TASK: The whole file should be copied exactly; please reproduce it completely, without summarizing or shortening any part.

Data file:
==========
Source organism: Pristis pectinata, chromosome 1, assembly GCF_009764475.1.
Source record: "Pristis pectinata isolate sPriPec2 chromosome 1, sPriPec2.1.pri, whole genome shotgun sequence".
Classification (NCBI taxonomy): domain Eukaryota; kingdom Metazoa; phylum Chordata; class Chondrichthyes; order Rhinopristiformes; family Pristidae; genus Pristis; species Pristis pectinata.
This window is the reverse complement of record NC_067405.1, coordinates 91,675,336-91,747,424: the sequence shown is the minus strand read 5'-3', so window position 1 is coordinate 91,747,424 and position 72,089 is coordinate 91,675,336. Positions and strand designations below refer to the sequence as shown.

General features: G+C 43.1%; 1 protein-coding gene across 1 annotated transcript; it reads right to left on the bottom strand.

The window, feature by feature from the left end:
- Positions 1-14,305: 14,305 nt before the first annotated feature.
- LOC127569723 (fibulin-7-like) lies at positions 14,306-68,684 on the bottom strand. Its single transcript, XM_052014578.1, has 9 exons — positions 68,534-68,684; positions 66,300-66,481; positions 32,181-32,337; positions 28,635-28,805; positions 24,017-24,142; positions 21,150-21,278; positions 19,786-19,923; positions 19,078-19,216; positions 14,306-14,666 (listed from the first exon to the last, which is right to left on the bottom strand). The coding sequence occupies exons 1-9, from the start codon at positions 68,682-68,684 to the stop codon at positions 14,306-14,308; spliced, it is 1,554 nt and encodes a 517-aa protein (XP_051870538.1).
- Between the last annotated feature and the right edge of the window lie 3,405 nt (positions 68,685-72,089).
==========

Source organism: Pristis pectinata, chromosome 1, assembly GCF_009764475.1.
Source record: "Pristis pectinata isolate sPriPec2 chromosome 1, sPriPec2.1.pri, whole genome shotgun sequence".
Classification (NCBI taxonomy): domain Eukaryota; kingdom Metazoa; phylum Chordata; class Chondrichthyes; order Rhinopristiformes; family Pristidae; genus Pristis; species Pristis pectinata.
This window is the reverse complement of record NC_067405.1, coordinates 91,675,336-91,747,424: the sequence shown is the minus strand read 5'-3', so window position 1 is coordinate 91,747,424 and position 72,089 is coordinate 91,675,336. Positions and strand designations below refer to the sequence as shown.

General features: G+C 43.1%; 1 protein-coding gene across 1 annotated transcript; it reads right to left on the bottom strand.

The window, feature by feature from the left end:
- Positions 1-14,305: 14,305 nt before the first annotated feature.
- LOC127569723 (fibulin-7-like) lies at positions 14,306-68,684 on the bottom strand. Its single transcript, XM_052014578.1, has 9 exons — positions 68,534-68,684; positions 66,300-66,481; positions 32,181-32,337; positions 28,635-28,805; positions 24,017-24,142; positions 21,150-21,278; positions 19,786-19,923; positions 19,078-19,216; positions 14,306-14,666 (listed from the first exon to the last, which is right to left on the bottom strand). The coding sequence occupies exons 1-9, from the start codon at positions 68,682-68,684 to the stop codon at positions 14,306-14,308; spliced, it is 1,554 nt and encodes a 517-aa protein (XP_051870538.1).
- Between the last annotated feature and the right edge of the window lie 3,405 nt (positions 68,685-72,089).